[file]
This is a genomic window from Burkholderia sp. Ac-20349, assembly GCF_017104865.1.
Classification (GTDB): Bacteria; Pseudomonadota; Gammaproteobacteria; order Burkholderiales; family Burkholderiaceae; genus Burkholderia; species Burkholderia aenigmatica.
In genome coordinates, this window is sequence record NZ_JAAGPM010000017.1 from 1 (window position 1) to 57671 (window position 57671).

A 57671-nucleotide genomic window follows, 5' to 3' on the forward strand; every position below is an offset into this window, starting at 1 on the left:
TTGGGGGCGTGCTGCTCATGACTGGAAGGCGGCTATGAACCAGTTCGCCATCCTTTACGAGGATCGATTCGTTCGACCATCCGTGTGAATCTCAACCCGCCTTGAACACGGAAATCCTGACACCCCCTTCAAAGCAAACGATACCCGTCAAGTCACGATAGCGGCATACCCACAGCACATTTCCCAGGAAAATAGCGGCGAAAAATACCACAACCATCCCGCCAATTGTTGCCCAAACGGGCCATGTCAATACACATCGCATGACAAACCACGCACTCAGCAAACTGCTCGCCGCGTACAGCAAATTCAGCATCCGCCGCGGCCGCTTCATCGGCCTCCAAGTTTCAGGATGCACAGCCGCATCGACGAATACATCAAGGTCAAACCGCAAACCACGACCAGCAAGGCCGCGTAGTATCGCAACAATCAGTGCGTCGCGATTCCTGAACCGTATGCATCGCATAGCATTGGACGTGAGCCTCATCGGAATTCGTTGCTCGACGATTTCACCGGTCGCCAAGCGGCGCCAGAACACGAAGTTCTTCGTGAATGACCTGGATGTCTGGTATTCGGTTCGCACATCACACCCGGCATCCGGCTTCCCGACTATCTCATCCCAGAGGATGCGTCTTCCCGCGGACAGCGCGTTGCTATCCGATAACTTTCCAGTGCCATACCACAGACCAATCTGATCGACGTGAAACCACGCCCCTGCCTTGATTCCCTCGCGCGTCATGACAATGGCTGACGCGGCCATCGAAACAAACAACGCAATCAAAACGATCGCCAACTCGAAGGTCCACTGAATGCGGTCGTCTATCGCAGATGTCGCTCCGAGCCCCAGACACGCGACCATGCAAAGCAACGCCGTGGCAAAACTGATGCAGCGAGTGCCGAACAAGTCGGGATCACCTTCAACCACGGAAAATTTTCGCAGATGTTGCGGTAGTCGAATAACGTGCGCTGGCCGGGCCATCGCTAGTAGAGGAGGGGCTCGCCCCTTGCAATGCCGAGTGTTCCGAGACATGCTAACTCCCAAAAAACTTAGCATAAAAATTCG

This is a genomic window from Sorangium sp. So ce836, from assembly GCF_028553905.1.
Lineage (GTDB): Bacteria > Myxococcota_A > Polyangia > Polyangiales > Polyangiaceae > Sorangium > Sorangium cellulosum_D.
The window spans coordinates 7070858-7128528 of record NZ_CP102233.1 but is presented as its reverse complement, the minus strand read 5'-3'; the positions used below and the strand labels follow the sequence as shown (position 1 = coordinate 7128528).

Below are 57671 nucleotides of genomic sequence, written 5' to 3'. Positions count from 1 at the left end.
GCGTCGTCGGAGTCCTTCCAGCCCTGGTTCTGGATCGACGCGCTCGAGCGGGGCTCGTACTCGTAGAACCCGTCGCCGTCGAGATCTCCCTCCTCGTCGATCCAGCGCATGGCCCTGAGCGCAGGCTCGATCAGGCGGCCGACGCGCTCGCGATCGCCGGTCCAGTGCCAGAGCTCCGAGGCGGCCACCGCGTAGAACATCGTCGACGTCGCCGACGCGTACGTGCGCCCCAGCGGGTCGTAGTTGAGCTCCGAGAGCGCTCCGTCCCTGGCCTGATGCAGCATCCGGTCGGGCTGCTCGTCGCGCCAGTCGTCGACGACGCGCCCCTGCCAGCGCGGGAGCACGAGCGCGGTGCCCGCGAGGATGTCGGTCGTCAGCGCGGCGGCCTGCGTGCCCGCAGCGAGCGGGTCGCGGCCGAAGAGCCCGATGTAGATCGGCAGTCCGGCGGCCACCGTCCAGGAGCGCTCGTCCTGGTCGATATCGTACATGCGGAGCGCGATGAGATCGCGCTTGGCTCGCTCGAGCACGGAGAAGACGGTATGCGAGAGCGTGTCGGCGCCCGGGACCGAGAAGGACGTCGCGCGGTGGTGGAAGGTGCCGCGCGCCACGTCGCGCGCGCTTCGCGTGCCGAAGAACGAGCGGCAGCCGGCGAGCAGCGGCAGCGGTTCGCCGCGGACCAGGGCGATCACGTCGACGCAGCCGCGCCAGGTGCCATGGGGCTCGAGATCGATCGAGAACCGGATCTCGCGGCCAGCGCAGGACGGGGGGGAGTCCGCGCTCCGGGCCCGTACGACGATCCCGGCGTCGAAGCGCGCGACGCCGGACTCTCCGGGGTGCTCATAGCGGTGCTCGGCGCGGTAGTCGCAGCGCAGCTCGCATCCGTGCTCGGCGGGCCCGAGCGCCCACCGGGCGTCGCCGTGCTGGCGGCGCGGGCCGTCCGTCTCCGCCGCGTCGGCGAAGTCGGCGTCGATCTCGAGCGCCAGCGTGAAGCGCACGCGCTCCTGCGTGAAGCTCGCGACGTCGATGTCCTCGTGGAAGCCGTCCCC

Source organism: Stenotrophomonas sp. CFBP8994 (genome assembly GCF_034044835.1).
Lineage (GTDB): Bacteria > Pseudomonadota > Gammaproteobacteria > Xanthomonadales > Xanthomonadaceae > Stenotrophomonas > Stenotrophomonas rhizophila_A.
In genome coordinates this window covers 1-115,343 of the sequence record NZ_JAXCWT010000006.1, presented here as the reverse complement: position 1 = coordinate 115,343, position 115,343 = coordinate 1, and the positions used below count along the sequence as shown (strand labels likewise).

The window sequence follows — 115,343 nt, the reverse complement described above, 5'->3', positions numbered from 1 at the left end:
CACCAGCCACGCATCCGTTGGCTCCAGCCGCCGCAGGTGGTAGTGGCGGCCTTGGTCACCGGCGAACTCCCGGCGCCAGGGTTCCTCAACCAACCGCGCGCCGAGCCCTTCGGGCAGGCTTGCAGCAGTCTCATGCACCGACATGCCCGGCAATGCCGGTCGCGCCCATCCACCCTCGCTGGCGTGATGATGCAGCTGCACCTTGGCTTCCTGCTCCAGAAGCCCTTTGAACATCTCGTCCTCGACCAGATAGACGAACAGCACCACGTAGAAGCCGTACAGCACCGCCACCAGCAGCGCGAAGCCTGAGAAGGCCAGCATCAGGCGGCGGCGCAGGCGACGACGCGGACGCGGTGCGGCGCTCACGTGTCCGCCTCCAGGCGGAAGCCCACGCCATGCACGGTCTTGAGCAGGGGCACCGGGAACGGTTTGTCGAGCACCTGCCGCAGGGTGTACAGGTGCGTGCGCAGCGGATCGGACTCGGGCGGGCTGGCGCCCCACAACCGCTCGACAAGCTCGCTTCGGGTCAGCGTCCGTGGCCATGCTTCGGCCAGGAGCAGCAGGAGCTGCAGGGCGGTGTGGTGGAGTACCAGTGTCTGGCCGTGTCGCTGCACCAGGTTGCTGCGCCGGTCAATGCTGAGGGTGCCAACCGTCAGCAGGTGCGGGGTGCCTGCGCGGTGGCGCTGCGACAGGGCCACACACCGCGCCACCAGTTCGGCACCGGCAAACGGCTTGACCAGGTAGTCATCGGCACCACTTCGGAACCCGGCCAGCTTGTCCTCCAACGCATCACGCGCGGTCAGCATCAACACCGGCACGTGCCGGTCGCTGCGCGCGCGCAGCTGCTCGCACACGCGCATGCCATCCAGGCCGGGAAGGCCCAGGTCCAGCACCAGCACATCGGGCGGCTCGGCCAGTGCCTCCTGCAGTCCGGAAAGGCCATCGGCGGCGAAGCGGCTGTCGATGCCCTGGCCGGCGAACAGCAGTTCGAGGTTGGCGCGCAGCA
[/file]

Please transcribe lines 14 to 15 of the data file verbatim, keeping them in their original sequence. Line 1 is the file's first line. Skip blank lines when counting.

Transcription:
The window sequence follows — 115,343 nt, the reverse complement described above, 5'->3', positions numbered from 1 at the left end:
CACCAGCCACGCATCCGTTGGCTCCAGCCGCCGCAGGTGGTAGTGGCGGCCTTGGTCACCGGCGAACTCCCGGCGCCAGGGTTCCTCAACCAACCGCGCGCCGAGCCCTTCGGGCAGGCTTGCAGCAGTCTCATGCACCGACATGCCCGGCAATGCCGGTCGCGCCCATCCACCCTCGCTGGCGTGATGATGCAGCTGCACCTTGGCTTCCTGCTCCAGAAGCCCTTTGAACATCTCGTCCTCGACCAGATAGACGAACAGCACCACGTAGAAGCCGTACAGCACCGCCACCAGCAGCGCGAAGCCTGAGAAGGCCAGCATCAGGCGGCGGCGCAGGCGACGACGCGGACGCGGTGCGGCGCTCACGTGTCCGCCTCCAGGCGGAAGCCCACGCCATGCACGGTCTTGAGCAGGGGCACCGGGAACGGTTTGTCGAGCACCTGCCGCAGGGTGTACAGGTGCGTGCGCAGCGGATCGGACTCGGGCGGGCTGGCGCCCCACAACCGCTCGACAAGCTCGCTTCGGGTCAGCGTCCGTGGCCATGCTTCGGCCAGGAGCAGCAGGAGCTGCAGGGCGGTGTGGTGGAGTACCAGTGTCTGGCCGTGTCGCTGCACCAGGTTGCTGCGCCGGTCAATGCTGAGGGTGCCAACCGTCAGCAGGTGCGGGGTGCCTGCGCGGTGGCGCTGCGACAGGGCCACACACCGCGCCACCAGTTCGGCACCGGCAAACGGCTTGACCAGGTAGTCATCGGCACCACTTCGGAACCCGGCCAGCTTGTCCTCCAACGCATCACGCGCGGTCAGCATCAACACCGGCACGTGCCGGTCGCTGCGCGCGCGCAGCTGCTCGCACACGCGCATGCCATCCAGGCCGGGAAGGCCCAGGTCCAGCACCAGCACATCGGGCGGCTCGGCCAGTGCCTCCTGCAGTCCGGAAAGGCCATCGGCGGCGAAGCGGCTGTCGATGCCCTGGCCGGCGAACAGCAGTTCGAGGTTGGCGCGCAGCA